An old-fashioned Healdsburg City Council meeting took place on Monday night, with wave upon wave of citizens queuing up to the podium to state their opinion of the council’s attempt to readopt the Hotel Ordinance first passed in December, 2018—and recently revealed to have been wounded twice in its first month by city staff inefficiency.
Some 40 people took their three minutes each to express a range of opinions on the issue, though the meeting turned into a referendum on Piazza’s generous impact on the city. The proposals on the agenda sought to re-establish the 2018 ordinance which limited hotels in the downtown commercial district to five rooms “per block face,” a metric borrowed from the city’s earlier limit on new downtown tasting rooms to one per block face.
The original ordinance would have scuttled Piazza Hospitality’s plans to build a 16-room “residential hotel” that planned for 37 bedrooms and 34 baths suitable to longer-term habitation than the usual hotel weekends or overnights.
The readoption was necessary because Piazza Hotel had demonstrably failed to have its application deemed complete by the city before the implementation date of the hotel ordinance (no. 1181), and the city had, perhaps out of inattention, allowed it to continue with preparation for the so-called “H4” at 400 Healdsburg Ave.
But when this year’s city staff looked into the project’s timeliness, prompted by an article in The Healdsburg Tribune, they found that the ordinance itself was potentially invalid, as it had not been “published in a newspaper of general circulation” within 15 days of its passage.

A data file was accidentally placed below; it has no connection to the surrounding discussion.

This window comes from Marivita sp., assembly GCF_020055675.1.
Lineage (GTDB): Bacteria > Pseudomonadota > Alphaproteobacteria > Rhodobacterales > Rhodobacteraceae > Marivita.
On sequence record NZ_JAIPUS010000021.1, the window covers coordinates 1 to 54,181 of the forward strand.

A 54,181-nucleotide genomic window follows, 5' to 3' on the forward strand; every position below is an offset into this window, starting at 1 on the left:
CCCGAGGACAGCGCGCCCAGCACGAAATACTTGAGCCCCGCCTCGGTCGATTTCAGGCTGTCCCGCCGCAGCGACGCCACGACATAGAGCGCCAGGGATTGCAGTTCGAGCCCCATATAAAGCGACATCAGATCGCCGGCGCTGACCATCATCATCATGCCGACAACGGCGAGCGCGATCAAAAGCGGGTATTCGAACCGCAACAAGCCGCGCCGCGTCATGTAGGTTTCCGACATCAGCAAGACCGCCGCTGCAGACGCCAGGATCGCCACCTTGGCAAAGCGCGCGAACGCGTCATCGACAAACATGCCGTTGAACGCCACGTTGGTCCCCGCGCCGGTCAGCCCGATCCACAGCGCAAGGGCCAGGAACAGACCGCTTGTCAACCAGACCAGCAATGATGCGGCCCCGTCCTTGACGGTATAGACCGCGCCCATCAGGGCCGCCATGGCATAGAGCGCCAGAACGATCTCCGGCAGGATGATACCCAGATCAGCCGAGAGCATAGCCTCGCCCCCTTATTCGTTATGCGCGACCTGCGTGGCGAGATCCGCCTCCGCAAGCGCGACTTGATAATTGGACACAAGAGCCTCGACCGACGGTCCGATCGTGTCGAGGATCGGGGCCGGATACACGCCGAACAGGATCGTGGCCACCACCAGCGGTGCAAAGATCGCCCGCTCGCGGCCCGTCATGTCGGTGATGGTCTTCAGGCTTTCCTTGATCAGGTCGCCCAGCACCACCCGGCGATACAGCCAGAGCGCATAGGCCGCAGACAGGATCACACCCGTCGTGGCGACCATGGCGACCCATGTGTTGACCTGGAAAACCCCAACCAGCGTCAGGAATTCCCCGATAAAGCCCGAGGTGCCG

The possibility was raised that, should the council so desire, the ordinance could be made retroactive to Jan. 1, 2019, to make sure Piazza did not get its hotel permit. Only one councilmember, Chris Herrod, favored the retroactive approach—he had long advocated for the hotel limitations, and not incidentally raised the specter that Piazza’s application had been unfairly approved in a May 2022 article in the Sonoma County Gazette, before he ran for city council later that year.
Readopting the ordinance was proposed as the only way to make valid the 2018 city council vote to limit hotel development. The staff further suggested an “urgency” ordinance that would take place immediately, upon a 4/5 vote of the council, and a more standard ordinance that would still require two readings and a 30-day wait behind before it became official, provided it was published in that 15-day period.
Among the stream of public commenters, about evenly divided on the issue, were several members of the Healdsburg business community—including Talia Hart, the director of the Chamber of Commerce—who sang the praises of Piazza as a supporter of good works in town.
They succeeded in making the meeting, and the vote, about Piazza, when what was at stake was the competence of city staff, if not at present then certainly over four years ago, in early 2019.
Two significant members of today’s city staff are holdovers from that time. Scott Duiven, now the Community Development Director, i.e. the Planning Director, was in 2019 the senior planner responsible for shepherding Piazza’s application through the approval process. Samantha Zutler, then as now, is the city attorney.
Duiven made it a point to take the fall for the screw-up over the completion approval, although he called it “a clerical error,” akin to a typo. “I mentioned that the ordinance was in effect as of the 16th, rather than the ordinance was in effect the 15th,” he said. “I own that mistake and I apologize for putting the city council in this position that they’re in this evening when it comes to this project, as well as to the applicant who operated in good faith, I think, based on staff’s direction at that point in time.”